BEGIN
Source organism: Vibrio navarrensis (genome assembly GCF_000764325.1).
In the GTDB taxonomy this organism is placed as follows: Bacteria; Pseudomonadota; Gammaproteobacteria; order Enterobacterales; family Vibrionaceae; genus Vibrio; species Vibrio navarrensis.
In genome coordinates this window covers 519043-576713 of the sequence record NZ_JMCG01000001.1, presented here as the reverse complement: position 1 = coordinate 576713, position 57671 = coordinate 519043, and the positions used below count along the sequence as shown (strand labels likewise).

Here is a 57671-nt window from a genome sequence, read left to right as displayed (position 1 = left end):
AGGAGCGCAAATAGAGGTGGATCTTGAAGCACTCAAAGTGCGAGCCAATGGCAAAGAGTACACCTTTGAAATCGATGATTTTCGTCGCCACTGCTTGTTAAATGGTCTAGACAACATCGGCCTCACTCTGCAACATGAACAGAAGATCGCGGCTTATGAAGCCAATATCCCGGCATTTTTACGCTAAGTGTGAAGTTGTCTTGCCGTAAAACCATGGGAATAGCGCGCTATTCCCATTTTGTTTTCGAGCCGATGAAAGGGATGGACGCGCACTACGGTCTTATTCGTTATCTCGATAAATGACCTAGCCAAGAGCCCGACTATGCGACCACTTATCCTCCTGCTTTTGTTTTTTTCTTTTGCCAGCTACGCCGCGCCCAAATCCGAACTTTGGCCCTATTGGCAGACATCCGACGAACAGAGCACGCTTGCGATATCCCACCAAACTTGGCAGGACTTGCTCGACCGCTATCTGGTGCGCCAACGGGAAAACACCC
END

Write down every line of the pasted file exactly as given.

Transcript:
Source organism: Vibrio navarrensis (genome assembly GCF_000764325.1).
In the GTDB taxonomy this organism is placed as follows: Bacteria; Pseudomonadota; Gammaproteobacteria; order Enterobacterales; family Vibrionaceae; genus Vibrio; species Vibrio navarrensis.
In genome coordinates this window covers 519043-576713 of the sequence record NZ_JMCG01000001.1, presented here as the reverse complement: position 1 = coordinate 576713, position 57671 = coordinate 519043, and the positions used below count along the sequence as shown (strand labels likewise).

Here is a 57671-nt window from a genome sequence, read left to right as displayed (position 1 = left end):
AGGAGCGCAAATAGAGGTGGATCTTGAAGCACTCAAAGTGCGAGCCAATGGCAAAGAGTACACCTTTGAAATCGATGATTTTCGTCGCCACTGCTTGTTAAATGGTCTAGACAACATCGGCCTCACTCTGCAACATGAACAGAAGATCGCGGCTTATGAAGCCAATATCCCGGCATTTTTACGCTAAGTGTGAAGTTGTCTTGCCGTAAAACCATGGGAATAGCGCGCTATTCCCATTTTGTTTTCGAGCCGATGAAAGGGATGGACGCGCACTACGGTCTTATTCGTTATCTCGATAAATGACCTAGCCAAGAGCCCGACTATGCGACCACTTATCCTCCTGCTTTTGTTTTTTTCTTTTGCCAGCTACGCCGCGCCCAAATCCGAACTTTGGCCCTATTGGCAGACATCCGACGAACAGAGCACGCTTGCGATATCCCACCAAACTTGGCAGGACTTGCTCGACCGCTATCTGGTGCGCCAACGGGAAAACACCC